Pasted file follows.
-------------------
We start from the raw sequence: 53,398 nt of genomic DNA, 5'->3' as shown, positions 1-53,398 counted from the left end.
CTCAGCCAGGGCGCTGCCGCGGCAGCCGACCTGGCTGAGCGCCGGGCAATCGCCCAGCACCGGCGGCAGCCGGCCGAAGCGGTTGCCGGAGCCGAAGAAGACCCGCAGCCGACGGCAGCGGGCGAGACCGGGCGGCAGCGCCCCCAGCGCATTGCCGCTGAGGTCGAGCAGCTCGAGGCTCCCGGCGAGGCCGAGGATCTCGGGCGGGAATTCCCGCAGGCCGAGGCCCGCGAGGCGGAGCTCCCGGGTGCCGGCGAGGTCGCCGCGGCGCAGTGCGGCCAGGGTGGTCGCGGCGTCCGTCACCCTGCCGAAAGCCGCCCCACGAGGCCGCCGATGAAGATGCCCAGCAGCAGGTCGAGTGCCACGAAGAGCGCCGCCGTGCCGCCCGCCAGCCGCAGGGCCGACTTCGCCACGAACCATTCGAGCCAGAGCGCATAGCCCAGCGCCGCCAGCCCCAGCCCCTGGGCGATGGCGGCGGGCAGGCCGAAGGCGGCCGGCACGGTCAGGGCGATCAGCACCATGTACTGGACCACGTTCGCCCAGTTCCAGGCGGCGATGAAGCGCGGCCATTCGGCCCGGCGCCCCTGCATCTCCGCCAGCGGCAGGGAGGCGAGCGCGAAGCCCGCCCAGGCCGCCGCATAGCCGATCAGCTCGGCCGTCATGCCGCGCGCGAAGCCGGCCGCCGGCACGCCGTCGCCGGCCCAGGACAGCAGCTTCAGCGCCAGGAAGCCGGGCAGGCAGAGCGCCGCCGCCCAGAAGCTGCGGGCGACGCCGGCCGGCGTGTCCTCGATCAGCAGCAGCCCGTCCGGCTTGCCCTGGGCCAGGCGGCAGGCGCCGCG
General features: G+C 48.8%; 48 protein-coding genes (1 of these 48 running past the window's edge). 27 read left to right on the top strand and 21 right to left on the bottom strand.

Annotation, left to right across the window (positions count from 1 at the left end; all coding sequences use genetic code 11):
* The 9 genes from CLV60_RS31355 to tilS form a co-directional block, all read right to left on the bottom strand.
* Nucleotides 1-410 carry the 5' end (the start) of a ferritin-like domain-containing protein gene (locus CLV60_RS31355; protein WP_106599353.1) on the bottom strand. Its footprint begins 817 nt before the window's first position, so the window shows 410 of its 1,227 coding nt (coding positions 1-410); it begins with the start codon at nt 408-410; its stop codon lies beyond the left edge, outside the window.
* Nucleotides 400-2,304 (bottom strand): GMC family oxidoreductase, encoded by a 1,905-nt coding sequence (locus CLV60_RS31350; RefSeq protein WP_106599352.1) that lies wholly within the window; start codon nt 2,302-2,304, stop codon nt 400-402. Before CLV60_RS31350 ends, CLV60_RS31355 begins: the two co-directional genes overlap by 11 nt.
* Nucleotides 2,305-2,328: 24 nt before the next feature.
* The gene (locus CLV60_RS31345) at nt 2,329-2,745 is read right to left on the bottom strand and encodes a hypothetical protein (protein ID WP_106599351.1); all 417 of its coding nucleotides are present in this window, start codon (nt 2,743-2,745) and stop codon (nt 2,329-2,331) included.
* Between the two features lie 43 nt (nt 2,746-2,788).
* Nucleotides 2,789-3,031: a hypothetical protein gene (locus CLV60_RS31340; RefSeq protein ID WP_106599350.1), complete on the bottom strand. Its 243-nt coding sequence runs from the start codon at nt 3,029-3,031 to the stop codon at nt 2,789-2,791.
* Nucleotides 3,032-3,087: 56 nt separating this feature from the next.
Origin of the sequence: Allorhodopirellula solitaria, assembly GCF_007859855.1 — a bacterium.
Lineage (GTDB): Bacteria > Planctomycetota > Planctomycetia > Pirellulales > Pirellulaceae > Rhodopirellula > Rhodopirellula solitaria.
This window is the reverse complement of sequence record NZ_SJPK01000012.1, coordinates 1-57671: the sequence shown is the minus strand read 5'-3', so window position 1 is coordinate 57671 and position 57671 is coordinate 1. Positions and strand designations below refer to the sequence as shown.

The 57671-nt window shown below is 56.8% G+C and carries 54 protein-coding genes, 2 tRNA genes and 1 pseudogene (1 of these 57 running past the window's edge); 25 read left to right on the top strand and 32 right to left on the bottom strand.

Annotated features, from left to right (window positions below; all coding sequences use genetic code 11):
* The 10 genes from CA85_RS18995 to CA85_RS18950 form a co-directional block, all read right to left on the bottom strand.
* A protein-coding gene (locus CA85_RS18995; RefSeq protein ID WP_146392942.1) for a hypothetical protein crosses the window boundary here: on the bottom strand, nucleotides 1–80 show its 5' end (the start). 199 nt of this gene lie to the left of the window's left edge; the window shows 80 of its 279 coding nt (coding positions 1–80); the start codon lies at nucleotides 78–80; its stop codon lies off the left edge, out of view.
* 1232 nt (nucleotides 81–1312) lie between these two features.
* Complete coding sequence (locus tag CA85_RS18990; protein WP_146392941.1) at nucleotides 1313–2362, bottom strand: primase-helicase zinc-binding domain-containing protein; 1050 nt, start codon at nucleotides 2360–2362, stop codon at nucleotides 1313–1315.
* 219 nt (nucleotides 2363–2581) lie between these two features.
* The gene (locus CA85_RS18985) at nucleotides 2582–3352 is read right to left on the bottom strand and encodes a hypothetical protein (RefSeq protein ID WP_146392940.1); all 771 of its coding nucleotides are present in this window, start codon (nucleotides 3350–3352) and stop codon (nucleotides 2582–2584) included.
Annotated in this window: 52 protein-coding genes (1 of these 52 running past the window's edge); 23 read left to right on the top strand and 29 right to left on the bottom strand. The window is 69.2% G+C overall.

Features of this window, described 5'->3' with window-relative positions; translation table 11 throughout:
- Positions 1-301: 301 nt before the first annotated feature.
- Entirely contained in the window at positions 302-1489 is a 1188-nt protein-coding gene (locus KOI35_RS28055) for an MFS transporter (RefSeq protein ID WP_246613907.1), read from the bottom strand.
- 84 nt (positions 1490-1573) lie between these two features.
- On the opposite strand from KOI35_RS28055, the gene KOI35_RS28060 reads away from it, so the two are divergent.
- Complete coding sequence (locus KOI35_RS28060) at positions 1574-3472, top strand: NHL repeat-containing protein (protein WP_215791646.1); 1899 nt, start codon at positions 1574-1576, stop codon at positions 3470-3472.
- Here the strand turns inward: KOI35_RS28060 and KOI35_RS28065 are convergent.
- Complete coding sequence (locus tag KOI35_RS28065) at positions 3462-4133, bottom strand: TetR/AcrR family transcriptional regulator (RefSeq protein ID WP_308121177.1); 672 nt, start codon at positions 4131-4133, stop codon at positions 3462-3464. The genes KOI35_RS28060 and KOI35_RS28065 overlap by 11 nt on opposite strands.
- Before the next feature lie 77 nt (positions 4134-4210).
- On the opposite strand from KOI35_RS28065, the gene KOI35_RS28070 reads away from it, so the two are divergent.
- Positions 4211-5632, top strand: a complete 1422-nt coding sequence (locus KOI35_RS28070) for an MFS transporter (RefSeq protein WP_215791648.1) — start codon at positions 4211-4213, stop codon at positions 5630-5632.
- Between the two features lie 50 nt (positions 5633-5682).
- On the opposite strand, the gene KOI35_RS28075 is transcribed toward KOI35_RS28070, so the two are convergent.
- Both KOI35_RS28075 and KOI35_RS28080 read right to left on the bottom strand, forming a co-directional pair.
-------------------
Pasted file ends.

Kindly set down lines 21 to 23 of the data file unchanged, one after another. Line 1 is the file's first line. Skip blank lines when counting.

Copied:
* Complete coding sequence (locus tag CA85_RS18990; protein WP_146392941.1) at nucleotides 1313–2362, bottom strand: primase-helicase zinc-binding domain-containing protein; 1050 nt, start codon at nucleotides 2360–2362, stop codon at nucleotides 1313–1315.
* 219 nt (nucleotides 2363–2581) lie between these two features.
* The gene (locus CA85_RS18985) at nucleotides 2582–3352 is read right to left on the bottom strand and encodes a hypothetical protein (RefSeq protein ID WP_146392940.1); all 771 of its coding nucleotides are present in this window, start codon (nucleotides 3350–3352) and stop codon (nucleotides 2582–2584) included.